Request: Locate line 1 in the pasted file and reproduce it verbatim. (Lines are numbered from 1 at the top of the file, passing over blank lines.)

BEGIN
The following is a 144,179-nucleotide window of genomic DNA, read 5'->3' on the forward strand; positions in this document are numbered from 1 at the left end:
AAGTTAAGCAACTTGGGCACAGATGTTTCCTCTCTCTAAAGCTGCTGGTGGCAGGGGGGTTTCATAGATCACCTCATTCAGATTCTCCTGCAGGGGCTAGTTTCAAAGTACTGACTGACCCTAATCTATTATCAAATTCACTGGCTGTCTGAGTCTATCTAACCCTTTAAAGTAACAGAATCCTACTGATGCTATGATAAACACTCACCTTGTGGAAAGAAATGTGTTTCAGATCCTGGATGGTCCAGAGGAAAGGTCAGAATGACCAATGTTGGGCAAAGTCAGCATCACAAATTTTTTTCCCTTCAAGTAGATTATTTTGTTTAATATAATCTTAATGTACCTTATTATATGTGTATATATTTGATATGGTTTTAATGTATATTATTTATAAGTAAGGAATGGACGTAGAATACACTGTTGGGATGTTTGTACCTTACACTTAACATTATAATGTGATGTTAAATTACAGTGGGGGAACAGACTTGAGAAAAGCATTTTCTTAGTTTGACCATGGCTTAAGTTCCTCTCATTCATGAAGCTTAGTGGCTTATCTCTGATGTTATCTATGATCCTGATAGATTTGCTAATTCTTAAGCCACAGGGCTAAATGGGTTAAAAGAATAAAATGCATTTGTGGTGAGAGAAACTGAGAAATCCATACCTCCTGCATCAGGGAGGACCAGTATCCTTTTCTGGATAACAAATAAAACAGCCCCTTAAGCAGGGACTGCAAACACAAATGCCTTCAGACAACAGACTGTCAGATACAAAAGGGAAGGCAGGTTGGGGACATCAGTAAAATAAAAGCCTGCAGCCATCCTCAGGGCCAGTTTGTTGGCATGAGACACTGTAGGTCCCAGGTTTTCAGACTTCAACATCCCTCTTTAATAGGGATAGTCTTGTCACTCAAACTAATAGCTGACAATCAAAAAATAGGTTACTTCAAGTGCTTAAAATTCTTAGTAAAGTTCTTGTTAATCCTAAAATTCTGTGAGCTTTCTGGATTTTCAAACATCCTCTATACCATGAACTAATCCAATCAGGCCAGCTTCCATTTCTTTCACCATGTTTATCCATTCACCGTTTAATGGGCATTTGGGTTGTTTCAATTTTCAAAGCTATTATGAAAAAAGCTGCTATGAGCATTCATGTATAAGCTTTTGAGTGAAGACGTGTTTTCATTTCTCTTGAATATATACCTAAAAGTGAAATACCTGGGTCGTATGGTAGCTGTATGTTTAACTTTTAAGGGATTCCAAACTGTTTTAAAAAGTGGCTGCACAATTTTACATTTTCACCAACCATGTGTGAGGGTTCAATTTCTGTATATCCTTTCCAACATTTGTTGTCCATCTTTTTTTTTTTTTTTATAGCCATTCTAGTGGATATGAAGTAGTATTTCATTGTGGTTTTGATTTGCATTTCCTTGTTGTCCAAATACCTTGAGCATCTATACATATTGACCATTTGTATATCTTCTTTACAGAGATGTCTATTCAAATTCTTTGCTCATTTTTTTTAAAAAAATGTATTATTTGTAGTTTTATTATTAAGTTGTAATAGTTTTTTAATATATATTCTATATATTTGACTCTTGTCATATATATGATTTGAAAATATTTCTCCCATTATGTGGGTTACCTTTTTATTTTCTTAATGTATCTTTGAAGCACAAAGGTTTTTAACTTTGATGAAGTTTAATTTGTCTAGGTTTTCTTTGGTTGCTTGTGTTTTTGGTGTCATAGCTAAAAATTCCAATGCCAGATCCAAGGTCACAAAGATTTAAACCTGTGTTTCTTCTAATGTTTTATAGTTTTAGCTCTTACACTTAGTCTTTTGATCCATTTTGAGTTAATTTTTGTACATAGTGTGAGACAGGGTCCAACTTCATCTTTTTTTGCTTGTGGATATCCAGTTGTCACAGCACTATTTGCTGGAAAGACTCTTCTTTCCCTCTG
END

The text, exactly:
The following is a 144,179-nucleotide window of genomic DNA, read 5'->3' on the forward strand; positions in this document are numbered from 1 at the left end: